Why Healthcare Could Save You in a Recession
Managers still need to be strategic when turning to the sector, experts say
With expectations of an overall economic pullback growing, private equity investors are shifting capital to safer sectors, and healthcare has long been viewed as among the safest.
“The healthcare industry’s steady growth has been attractive to private investors, particularly after the last downturn,” says Chris Sweeney, a partner with Water Street. “In the United States, healthcare expenditures have not declined in any recession since 1960 and are forecast by the Centers for Medicare & Medicaid Services to grow at a compound annual rate of 5.8 percent from 2014 to 2024.”
If it can be said that overall M&A has grown significantly in the last few years, then healthcare M&A has exploded. Between 2012 and 2015, overall M&A rose at a compound annual growth rate of 24 percent, while healthcare M&A expanded more than twice as fast, at a 50 percent CAGR, according to Bain & Co.’s latest healthcare PE and M&A report. The reasons include an increased demand for healthcare as chronic illnesses multiply; an aging population; and an expanding middle class in developing countries.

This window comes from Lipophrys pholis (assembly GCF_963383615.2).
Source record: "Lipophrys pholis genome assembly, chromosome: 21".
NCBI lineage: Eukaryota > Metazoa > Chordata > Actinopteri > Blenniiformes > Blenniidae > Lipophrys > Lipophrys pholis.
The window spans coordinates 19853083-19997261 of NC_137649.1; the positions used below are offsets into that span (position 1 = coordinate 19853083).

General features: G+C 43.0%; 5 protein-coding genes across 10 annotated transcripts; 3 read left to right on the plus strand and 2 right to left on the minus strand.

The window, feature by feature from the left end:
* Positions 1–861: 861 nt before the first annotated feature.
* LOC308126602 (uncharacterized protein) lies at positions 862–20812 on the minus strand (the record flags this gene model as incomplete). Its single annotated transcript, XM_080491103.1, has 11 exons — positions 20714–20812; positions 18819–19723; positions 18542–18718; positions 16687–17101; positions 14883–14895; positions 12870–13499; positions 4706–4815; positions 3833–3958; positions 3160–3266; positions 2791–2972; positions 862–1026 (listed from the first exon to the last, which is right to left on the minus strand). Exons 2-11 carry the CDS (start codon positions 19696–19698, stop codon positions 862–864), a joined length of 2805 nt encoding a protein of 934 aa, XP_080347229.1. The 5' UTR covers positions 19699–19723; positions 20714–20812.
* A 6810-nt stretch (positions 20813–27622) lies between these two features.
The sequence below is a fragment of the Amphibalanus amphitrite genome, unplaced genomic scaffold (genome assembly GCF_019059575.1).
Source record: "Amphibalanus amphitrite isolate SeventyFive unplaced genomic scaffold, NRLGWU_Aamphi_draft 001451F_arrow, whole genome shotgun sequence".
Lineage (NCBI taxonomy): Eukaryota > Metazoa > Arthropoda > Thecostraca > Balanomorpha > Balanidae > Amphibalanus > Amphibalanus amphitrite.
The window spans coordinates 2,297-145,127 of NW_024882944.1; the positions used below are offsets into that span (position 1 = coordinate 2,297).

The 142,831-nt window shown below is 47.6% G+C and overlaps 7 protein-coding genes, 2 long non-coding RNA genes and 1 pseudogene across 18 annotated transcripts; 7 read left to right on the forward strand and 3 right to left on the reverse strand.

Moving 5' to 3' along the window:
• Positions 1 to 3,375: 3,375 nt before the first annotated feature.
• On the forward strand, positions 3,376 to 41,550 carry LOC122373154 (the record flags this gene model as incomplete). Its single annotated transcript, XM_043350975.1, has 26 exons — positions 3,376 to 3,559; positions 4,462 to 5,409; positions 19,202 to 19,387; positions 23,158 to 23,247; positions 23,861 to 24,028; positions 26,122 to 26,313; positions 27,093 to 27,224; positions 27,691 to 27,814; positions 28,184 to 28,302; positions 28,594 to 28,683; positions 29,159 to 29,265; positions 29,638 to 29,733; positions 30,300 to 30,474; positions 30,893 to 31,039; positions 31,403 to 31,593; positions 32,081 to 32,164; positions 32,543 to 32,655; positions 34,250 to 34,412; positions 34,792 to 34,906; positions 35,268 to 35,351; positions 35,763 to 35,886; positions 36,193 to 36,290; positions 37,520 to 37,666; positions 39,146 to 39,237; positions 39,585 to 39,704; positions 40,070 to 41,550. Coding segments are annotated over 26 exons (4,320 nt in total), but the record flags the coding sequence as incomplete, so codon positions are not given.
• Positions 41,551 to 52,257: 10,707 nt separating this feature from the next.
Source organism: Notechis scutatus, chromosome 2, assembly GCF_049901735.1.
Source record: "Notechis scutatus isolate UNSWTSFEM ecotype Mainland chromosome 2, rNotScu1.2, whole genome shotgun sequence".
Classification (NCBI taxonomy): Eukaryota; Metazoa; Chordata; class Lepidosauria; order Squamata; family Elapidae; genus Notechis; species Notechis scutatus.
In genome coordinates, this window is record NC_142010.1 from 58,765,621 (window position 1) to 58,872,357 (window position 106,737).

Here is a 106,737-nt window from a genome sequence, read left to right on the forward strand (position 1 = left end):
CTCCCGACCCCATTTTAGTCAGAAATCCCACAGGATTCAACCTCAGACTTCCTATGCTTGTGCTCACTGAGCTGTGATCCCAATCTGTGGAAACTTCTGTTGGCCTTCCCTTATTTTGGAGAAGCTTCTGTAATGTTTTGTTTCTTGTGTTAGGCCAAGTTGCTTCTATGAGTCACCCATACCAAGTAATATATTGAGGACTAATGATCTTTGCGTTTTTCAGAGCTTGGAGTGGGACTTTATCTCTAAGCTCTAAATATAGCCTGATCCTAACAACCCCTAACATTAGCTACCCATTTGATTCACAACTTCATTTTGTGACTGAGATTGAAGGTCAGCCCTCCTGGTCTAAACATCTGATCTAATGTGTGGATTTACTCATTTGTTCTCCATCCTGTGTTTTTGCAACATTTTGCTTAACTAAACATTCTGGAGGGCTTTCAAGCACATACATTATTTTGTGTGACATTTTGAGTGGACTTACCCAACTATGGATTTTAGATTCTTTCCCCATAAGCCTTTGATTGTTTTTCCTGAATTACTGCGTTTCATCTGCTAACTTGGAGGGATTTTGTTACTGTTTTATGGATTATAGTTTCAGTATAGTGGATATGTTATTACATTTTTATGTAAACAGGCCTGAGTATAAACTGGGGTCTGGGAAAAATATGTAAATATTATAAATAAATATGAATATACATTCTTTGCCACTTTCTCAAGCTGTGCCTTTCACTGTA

During the last few years, the rate of inflation has flattened out dramatically and the risk cycle has been lessened. As a result, investors are able to focus on improving operations and quality of management, thus making healthcare a compelling sector for private equity, explains Adam Blumenthal, managing partner of Blue Wolf Capital Partners.
Of course, not all healthcare sectors are created equal.
“Healthcare has certainly been much less cyclical than [other] businesses, but it is not completely insulated,”
Blumenthal points out. He says healthcare is responsive to government spending and other outside forces, but the impact is “muted” when compared with other sectors.
As John McKernan, vice president with The Riverside Co. explains, not all healthcare investments are created equally. He points out discretionary healthcare expenditures—such as purchasing new eyewear—are more susceptible to a decrease in a recession than are other expenses.
“Some things you can’t put off,” McKernan says. “That said, I think we will see certain healthcare expenses on goods and services to treat conditions that do not have imminent threats will become
more prone to a recession. Still, healthcare is safer than other sectors.”
Both Sweeney and McKernan agree that healthcare continues to undergo disruption and the industry will very likely become more cyclical. Both point to changing plan designs and consumers taking on a greater share of expenses as the primary reasons. Still, healthcare is expected to continue to be more resistant to a recession than other sectors.
“I do not see major changes on the horizon that would impact private equity investment in the sector,” McKernan says.
Three experts explain why healthcare is a best bet for surviving a recession.
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